"It is still the same action that was commenced in the county court, * * the purpose of the statute was to lodge the case for trial anew in the district court, independent of any judgment of the county court. It is still, however, the same case; but it comes to the district court in a special manner, by which the jurisdiction of the district court is entirely derivative, and its authority to entertain it depends upon the jurisdiction of the county court."

Considering what was apparently the purpose of the legislature in establishing the trial de novo in the district court, the holding of the Davidson case that there should be a right to review a separable part involving a separate issue seems persuasive to us that there should be right of separately appealing the subsequent and separate petition concerning custody of minors, although arising from the prior divorce decree issued in and not appealed from the county court.

The judgment accordingly is affirmed.

ALTER, HOLLAND and BRADFIELD, JJ., dissent.

HOLLAND, Justice (dissenting).

There are a number of reasons why I cannot subscribe to the majority opinion herein. Let it be assured that my failure to agree is not because I was the author of the opinion originally announced herein on which a rehearing was granted and the original opinion not adhered to. Basically, I still contend that my position then was right; however, the opinion could easily have been more comprehensive on the question of statutory appeals from the county court to the district court, which I now will try to demonstrate.

As appeared from the petitions for rehearing and other sources, there was an apprehension concerning the statement therein made that a custodial order of the county court was not a final judgment or final decree, and thereby leaving the aggrieved party without any procedural relief. That is not true. Under the old code of procedure, matters similar in principle have been, by *416 this court, many times held to be appealable; however, that means a review of the order complained of and an appeal to the district court provides no such review. The statute, being section 165, chapter 46, '35 C.S.A., provides: "Appeals may be taken to the district court of the same county, from all final judgments and decrees of the county court, except judgments by confession * * *." Section 168 of the same chapter provides that all such appeals as provided for shall be "in all respects, de novo." The cause remains the same but is tried anew with the additional privilege of bringing in matters not presented in the trial in the county court, and at the conclusion of such new trial in the district court, it is mandatory that the court make such orders and render such judgments as shall be meet the proper as in a case originally begun in said district court. It is in no manner a review of the judgment of the county court. In other words, upon the entry of the judgment in the district court, the judgment in the county court disappears.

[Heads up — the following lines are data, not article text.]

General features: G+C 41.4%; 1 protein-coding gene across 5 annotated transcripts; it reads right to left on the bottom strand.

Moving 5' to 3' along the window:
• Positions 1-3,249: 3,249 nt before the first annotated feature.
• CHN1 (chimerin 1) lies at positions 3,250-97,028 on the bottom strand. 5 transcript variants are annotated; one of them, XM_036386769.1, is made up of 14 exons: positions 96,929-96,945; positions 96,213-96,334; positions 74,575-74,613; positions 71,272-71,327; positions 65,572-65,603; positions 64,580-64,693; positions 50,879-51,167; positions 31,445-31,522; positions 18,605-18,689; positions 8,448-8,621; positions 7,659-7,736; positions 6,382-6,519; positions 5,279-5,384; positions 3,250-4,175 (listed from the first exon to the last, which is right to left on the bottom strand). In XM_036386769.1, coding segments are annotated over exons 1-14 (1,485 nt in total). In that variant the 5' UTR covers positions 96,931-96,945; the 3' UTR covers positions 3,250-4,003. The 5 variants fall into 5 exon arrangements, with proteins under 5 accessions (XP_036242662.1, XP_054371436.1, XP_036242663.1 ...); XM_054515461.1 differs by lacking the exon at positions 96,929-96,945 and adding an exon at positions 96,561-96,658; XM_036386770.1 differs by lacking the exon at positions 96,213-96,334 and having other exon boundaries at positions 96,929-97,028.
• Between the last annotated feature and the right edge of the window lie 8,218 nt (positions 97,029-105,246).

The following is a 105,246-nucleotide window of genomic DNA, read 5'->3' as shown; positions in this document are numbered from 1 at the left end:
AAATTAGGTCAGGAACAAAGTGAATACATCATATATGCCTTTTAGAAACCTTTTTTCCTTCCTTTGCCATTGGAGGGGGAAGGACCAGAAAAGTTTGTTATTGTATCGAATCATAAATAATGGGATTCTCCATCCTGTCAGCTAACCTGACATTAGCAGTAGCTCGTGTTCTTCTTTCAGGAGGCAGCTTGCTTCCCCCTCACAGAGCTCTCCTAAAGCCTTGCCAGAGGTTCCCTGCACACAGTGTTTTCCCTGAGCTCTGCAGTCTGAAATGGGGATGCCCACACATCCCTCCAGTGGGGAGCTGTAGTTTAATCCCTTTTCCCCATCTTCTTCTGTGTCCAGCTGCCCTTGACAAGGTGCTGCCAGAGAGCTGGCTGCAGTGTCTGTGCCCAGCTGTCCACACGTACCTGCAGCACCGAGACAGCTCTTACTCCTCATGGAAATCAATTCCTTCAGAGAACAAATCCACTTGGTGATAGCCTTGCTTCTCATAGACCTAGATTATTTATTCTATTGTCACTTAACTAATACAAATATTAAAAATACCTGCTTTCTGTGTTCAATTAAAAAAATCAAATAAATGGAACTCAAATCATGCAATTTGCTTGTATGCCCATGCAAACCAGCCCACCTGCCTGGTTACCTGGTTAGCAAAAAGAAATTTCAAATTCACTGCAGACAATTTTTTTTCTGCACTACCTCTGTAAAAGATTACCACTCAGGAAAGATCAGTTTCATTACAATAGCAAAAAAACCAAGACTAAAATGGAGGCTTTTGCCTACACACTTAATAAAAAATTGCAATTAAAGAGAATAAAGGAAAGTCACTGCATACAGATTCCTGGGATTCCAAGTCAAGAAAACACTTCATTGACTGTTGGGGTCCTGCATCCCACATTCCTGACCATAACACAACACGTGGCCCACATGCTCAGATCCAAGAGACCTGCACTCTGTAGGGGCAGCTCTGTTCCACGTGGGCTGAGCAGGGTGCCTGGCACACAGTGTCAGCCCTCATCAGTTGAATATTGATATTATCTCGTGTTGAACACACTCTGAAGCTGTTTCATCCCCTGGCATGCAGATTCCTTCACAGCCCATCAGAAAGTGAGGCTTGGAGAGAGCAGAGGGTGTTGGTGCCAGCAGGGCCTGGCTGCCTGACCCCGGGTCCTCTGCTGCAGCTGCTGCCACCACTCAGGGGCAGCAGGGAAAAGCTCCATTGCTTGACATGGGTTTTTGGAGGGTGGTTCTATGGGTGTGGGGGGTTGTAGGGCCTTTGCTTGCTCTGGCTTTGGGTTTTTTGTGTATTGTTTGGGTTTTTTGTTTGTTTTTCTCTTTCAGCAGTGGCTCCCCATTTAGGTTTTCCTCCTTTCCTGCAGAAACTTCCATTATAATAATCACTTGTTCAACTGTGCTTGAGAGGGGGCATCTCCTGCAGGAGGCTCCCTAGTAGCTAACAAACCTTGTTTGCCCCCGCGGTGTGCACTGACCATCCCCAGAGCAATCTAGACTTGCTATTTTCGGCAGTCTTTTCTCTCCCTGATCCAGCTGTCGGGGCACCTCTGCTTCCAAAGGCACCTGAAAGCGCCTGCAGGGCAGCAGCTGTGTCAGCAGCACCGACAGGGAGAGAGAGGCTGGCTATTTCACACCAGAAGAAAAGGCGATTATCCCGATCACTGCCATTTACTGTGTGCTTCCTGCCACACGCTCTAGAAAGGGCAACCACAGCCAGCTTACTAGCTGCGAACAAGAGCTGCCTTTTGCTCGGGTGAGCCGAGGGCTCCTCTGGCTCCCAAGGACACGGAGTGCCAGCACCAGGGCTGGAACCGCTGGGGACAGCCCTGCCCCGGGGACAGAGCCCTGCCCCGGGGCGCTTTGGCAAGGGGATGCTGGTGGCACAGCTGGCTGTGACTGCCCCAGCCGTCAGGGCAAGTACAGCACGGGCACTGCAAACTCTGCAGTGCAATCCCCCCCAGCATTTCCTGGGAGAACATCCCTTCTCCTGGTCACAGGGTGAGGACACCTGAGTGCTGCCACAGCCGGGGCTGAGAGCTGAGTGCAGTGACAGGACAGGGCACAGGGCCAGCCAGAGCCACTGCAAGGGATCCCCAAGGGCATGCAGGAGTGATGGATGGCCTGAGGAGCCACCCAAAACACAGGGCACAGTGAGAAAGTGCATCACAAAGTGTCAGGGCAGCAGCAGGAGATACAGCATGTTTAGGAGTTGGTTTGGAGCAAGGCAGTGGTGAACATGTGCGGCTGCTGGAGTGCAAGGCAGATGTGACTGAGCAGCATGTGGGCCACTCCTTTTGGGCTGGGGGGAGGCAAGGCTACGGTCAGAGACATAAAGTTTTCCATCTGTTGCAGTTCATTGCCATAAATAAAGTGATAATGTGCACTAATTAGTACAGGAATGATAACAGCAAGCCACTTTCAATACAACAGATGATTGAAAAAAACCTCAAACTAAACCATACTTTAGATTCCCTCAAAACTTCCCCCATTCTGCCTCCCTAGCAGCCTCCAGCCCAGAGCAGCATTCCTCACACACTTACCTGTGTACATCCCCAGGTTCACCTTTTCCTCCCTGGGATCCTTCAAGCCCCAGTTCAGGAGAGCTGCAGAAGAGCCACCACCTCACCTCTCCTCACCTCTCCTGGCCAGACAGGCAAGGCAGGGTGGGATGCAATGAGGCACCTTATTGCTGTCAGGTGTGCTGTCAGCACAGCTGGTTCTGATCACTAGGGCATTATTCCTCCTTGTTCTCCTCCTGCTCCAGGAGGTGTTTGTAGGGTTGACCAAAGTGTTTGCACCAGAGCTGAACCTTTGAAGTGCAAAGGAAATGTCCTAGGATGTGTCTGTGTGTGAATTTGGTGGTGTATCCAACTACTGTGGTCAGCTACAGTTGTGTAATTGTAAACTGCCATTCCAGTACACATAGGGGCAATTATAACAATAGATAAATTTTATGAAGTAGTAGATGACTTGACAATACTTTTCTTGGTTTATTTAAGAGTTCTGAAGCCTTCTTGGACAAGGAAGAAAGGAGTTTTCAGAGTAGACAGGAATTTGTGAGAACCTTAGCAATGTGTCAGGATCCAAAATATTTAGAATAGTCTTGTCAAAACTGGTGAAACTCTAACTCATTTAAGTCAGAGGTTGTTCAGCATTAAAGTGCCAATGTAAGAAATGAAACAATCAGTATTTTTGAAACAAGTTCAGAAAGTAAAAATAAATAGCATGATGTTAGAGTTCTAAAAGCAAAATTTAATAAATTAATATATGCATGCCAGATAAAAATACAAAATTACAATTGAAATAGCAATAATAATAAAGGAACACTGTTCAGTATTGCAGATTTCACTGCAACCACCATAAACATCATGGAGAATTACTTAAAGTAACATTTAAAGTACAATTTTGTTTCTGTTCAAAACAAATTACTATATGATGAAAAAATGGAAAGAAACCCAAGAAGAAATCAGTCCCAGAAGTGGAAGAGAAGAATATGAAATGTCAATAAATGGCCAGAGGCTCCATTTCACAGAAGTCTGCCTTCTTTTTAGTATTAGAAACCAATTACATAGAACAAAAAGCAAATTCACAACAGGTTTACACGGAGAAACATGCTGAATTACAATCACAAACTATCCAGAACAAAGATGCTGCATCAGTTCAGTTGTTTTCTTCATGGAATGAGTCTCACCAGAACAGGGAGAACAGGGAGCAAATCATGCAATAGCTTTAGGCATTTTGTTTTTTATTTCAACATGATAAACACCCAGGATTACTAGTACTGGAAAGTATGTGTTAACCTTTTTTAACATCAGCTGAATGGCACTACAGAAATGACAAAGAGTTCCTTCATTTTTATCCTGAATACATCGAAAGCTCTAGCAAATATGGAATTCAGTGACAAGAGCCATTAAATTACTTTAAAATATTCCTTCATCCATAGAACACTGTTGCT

As too frequently is to be found, ambiguous or confusing statements appear in our statutes. It surely cannot be contended that the proceeding in the district court is a review. That being assumed, I am at a loss to understand the following statement in section 168, supra:

"* * * that in all cases where the judgment of the county court is affirmed * * *."

The majority opinion herein states, that the words "final judgment" as used in the statute governing appeals from the county court to the district court, and as used in the code of civil procedure should have the same meaning. We have held repeatedly that temporary orders entered in an action for divorce are "final judgments" to which a writ of error may be directed. It is my contention that the authorities cited in the majority opinion supporting that statement should control and be the procedure to be followed in cases similar to the matter in hand. In other words, the aggrieved party certainly is thereby directed to a procedure for a review of the order of which complaint is made.

The order herein made by the county court which was complained of, was either a proper or an improper order, which could be determined only by a review. If, on review by this court, the order was determined to be improper, or as a result of the abuse of discretion, then it would be reversed likely with some direction.

Such a custodial order as was here entered by the county court, which not only had jurisdiction, but a continuing one, was not a final order, because the order reads:

"And it is further ordered, adjudged and decreed that this order shall stand until further order of this Court."

Our court has said the findings of fact and conclusions of law which are entered in an action for divorce are not a final judgment within the meaning of the statute relating to appeals to the district court. Hobbs v. Hobbs, 72 Colo. 190, 210 P. 398. This order was rendered in an original proceeding in the county court upon special pleadings for modification thereof.